Recently the Manipur Government has expressed its reservations to the Centre over a hydro-electric modernisation plan in the state’s famous Loktak Lake saying it could be detrimental to Sangai deer.
- It is subspecies of Eld's deer endemic to Manipur.
- It also has immense cultural relevance to Manipur.
- Distribution: It is found only in Keibul Lamjao National Park – the largest single mass of phumdi is in the Loktak Lake – in Manipur’s Bishnupur district.
- It is a medium-sized deer, with uniquely distinctive antlers, with extremely long brow tine, which form the main beam.
- The forward protruding beam appears to come out from the eyebrow, hence called the brow-antlered deer.
- It has a dark reddish-brown winter coat, which turns paler in summer.
- The deer walks on the hind surface of its pasterns with mincing hops over floating foliage, and is hence also called the Dancing Deer.
- Conservation status
- IUCN: Critically Endangered
- The Wildlife (Protection) Act, 1972: Schedule-1
Key facts about Loktak Lake
- It is a freshwater lake in the state of Manipur.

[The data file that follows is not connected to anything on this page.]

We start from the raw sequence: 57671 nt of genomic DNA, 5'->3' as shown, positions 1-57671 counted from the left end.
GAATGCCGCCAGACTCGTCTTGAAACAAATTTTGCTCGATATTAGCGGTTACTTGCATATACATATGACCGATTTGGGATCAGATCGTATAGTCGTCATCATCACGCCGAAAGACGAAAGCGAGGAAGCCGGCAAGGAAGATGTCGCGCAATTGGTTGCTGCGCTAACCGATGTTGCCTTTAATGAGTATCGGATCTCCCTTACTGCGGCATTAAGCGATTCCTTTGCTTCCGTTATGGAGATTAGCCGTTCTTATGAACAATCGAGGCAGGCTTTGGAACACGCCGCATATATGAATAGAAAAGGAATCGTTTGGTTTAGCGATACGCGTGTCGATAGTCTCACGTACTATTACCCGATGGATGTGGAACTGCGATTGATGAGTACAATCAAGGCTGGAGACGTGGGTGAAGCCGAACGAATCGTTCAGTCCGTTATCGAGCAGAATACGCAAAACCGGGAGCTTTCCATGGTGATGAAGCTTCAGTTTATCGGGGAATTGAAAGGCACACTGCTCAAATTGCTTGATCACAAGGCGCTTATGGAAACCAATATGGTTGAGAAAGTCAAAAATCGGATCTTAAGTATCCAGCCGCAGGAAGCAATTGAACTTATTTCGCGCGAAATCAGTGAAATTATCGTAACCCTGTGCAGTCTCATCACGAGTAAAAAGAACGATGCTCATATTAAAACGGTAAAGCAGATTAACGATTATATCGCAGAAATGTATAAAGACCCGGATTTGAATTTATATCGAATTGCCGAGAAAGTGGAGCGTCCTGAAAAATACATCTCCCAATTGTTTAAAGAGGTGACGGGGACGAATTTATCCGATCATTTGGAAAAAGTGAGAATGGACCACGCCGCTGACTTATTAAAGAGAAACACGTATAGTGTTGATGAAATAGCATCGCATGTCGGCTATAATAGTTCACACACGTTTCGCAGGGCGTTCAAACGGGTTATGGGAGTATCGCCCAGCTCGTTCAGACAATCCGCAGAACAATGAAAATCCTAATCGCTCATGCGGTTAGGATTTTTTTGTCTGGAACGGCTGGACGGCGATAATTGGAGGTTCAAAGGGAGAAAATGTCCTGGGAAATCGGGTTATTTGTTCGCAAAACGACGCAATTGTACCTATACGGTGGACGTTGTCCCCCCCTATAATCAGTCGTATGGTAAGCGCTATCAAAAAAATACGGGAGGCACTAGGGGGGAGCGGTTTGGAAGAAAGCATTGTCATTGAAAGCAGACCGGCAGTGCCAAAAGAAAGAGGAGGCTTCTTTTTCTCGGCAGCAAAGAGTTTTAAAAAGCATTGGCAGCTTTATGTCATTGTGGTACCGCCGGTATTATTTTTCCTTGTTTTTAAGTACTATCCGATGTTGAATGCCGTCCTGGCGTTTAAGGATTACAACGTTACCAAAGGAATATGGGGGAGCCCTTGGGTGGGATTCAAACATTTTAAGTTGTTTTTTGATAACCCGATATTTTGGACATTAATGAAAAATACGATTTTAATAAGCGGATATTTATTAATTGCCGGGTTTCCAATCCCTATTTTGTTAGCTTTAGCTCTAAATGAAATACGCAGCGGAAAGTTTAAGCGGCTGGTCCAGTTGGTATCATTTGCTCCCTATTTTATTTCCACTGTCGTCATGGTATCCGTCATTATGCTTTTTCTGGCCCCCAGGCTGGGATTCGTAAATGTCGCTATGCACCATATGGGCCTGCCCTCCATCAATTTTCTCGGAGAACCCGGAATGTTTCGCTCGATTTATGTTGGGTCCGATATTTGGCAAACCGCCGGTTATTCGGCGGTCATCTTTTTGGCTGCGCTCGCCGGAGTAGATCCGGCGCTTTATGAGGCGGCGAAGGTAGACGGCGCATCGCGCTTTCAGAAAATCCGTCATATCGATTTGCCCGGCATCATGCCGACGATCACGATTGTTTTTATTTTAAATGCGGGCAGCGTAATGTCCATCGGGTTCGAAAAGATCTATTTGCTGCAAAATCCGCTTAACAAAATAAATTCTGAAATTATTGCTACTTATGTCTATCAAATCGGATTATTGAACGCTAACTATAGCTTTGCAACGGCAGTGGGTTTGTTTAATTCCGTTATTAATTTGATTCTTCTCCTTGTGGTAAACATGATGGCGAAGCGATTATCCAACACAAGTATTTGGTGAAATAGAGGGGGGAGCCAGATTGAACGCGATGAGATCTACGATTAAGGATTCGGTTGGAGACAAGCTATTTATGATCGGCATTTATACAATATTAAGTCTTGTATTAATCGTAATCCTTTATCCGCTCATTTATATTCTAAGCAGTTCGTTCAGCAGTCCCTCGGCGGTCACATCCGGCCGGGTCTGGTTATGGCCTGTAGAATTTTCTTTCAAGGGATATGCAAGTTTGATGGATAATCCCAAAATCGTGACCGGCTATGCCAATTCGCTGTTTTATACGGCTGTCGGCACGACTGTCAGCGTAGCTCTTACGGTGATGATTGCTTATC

- It is famous for unique floating islands called Phumdis with multiple plant species.
- The Keibul Lamjao National Park located on the Loktak Lake is the last natural habitat of the “Sangai” the dancing deer of Manipur.
- It is regarded as among the most beautiful and ecologically diverse lakes in the Northeast.
- The lake is designated as a wetland of international importance under the Ramsar Convention.
Q1) What is special about the Keibul Lamjao National Park?
It is the world’s only floating national park. It is located in the Bishnupur district in Manipur.The park is located in the southwestern part of the famous Loktak Lake, which is well known for the floating biomass called phumdis.